Thursday, December 10, 2009
Sorry, friends, I do not seem to be able to get myself as exercised about the meaning of the word 'attack' as John Breen does, but I nevertheless stand by my characterization of the blog post targeting Senator Casey as an attack upon the Senator that I hope Mr. Stricherz will reconsider.
John asks me to cite where the attack on Casey occurs. I ask that John look again at the second paragraph of my post, wherein I quote the language of attack. Want the locations of occurrences of that language? Here they are:
Mr. Stricherz accuses Senator Casey of 'lacking courage' (see title of post, and paragraph six). He accuses Senator Casey of not making his decision in re the pending legislation 'on principle' (see paragraphs four, five, and seven). And finally, he at the same time suggests that Senator Casey is making the decision he does on the basis, not of principle, but of mere electoral politics (see paragraph five: 'He's likely worried about pro-choice suburban voters in the Phildelphia suburbs...'). Moreover, and indeed ironically in the present context, that last attribution of motive is precisely what Mr. Stricherz offers by way of follow-up to what John curiously labels his 'acknowledgment' that '[c]oming up with Casey's possible objections to making a bold stand on behalf of the unborn is not difficult.'
I am sure John will appreciate that, to any person of principle, for whom it is always a cardinal imperative to act courageously in behalf of her or his principles even at the possible expense of unpopularity among suburbanites, the impugning of her or his motives, and the accusation that s/he is uncourageously disregarding her or his principles, all in order to curry favor with suburban voters, is apt to qualify as an 'attack.' Leveled at, say, Aaron Burr, such accusations might have qualified as high praise. But levelled at a courageous and principled public servant such as Senator Casey, they constitute an attack. And this attack was, for reasons adduced in my previous post, anything but 'thoughtful.'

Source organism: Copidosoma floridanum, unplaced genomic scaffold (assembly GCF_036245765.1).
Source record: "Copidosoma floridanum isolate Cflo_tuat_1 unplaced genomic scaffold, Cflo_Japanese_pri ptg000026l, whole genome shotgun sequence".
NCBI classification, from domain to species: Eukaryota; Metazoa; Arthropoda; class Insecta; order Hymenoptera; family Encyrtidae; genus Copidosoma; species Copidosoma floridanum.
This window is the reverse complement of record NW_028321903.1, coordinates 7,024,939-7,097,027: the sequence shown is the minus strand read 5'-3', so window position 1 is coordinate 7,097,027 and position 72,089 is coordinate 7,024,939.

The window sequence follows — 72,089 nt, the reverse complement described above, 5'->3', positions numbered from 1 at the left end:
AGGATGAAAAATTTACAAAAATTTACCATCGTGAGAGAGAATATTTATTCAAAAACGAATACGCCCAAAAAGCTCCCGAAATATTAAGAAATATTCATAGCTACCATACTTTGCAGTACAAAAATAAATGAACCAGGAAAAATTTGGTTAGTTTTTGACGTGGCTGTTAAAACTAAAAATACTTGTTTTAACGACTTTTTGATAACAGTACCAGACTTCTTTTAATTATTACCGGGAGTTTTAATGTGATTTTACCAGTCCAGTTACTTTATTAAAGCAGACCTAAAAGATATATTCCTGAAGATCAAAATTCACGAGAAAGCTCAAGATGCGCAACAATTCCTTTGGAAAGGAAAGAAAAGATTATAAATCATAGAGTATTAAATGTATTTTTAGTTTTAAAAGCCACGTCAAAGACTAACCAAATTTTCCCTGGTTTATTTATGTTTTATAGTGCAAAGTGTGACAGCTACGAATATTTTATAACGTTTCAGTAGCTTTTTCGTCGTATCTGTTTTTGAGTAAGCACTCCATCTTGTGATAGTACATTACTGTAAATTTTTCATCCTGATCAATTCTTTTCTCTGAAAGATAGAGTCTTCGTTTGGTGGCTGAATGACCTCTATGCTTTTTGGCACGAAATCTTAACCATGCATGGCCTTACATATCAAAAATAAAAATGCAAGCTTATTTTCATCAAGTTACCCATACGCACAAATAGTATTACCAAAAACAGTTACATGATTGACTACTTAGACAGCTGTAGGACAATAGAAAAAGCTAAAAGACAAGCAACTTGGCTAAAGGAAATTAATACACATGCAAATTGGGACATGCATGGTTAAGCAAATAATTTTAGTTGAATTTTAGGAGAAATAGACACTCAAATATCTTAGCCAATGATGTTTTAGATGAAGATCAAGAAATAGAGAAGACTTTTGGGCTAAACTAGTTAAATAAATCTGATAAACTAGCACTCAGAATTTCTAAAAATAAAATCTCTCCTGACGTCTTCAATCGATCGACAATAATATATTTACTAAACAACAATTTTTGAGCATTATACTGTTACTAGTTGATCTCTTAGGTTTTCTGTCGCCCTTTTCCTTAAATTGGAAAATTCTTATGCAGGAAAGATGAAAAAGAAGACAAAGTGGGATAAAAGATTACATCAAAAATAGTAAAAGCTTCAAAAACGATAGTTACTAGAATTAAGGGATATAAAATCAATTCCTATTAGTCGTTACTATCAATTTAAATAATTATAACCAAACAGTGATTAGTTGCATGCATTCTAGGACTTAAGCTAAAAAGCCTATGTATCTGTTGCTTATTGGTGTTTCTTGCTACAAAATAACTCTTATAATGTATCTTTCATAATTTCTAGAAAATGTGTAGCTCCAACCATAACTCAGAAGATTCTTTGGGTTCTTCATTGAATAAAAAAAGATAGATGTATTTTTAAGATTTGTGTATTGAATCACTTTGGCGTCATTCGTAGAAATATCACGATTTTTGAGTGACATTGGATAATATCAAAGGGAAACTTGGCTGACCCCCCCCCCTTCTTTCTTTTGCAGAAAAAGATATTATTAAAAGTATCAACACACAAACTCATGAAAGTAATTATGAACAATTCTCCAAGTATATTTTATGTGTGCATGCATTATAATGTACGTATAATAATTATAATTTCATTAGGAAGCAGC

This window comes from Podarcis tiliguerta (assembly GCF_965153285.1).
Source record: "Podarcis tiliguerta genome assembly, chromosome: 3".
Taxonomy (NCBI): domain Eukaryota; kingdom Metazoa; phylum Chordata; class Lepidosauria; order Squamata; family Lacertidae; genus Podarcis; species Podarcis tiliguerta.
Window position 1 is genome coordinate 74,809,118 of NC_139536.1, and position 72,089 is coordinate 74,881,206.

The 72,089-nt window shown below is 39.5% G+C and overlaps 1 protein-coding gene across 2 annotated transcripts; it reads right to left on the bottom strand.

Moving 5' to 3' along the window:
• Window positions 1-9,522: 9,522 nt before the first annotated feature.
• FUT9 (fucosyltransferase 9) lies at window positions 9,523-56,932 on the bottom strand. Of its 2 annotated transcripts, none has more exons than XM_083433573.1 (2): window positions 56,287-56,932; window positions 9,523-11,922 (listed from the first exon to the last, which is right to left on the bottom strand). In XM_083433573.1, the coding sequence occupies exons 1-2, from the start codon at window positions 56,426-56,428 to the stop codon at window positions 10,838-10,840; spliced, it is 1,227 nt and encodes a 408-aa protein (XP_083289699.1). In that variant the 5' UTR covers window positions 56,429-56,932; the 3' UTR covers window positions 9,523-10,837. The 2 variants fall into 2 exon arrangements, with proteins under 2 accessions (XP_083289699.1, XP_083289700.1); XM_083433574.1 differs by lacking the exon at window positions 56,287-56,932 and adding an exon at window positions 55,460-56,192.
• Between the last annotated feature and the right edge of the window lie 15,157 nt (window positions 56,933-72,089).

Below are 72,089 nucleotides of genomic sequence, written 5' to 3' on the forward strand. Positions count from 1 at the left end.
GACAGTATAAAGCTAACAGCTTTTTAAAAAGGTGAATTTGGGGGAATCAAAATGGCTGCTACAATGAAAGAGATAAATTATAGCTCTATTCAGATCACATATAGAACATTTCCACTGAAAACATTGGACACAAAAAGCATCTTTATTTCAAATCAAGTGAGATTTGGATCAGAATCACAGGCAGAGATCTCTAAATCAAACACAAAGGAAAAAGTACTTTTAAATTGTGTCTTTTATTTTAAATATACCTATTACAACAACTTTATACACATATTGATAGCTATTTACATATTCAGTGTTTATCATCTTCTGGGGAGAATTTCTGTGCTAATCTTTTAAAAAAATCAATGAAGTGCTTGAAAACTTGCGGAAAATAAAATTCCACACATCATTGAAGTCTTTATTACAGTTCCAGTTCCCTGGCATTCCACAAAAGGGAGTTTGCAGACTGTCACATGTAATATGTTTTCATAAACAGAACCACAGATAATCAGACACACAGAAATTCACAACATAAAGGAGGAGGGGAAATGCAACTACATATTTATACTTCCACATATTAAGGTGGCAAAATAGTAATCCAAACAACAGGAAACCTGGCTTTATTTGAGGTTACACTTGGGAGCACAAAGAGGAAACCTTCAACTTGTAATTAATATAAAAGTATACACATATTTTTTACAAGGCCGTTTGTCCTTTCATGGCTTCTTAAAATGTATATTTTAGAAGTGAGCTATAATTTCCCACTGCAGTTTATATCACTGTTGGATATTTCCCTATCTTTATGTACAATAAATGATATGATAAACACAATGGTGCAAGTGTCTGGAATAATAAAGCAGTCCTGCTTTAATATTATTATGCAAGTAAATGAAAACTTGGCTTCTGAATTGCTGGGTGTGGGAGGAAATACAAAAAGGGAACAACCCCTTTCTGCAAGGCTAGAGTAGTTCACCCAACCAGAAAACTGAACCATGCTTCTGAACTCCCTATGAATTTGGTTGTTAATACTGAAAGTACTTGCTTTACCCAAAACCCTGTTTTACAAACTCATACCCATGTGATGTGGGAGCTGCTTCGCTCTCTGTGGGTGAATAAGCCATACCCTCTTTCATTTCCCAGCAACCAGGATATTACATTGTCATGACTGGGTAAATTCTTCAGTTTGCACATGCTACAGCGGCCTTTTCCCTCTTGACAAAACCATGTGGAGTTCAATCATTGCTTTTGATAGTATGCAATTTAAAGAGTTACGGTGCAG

I might note also, while at it here, that there is no inconsistency what ever between making the conciliatory remarks cited by John in his third paragraph, and going on to attack the person about whom one has made those remarks. John is accordingly correct that the kind words he cites in his third paragraph are 'hardly the stuff of an "attack,"' but the point is quite free of relevance. If I say, 'I have a soft spot for you because you used to be principled, courageous, and free of opportunistic concern with currying the favor of pro-choice suburbanites, but now you are unpricipled, lacking in courage, and chasing after the votes of pro-choice suburbanites,' I shall simultaneously have made conciliatory remarks about your past and attacked your present behavior -- particularly in impugning your motives as Mr. Stricherz's accusations do Senator Casey's. I think that's a shame.
Attributing the motives that he does to Senator Casey, instead of the more plausible -- and principled -- motives that I attribute to Senator Casey in my post, then, Mr. Stricherz attacks Senator Casey even while flattering him. I think that requires either reconsideration or fuller substantiation. I hope that one or the other or both will be forthcoming.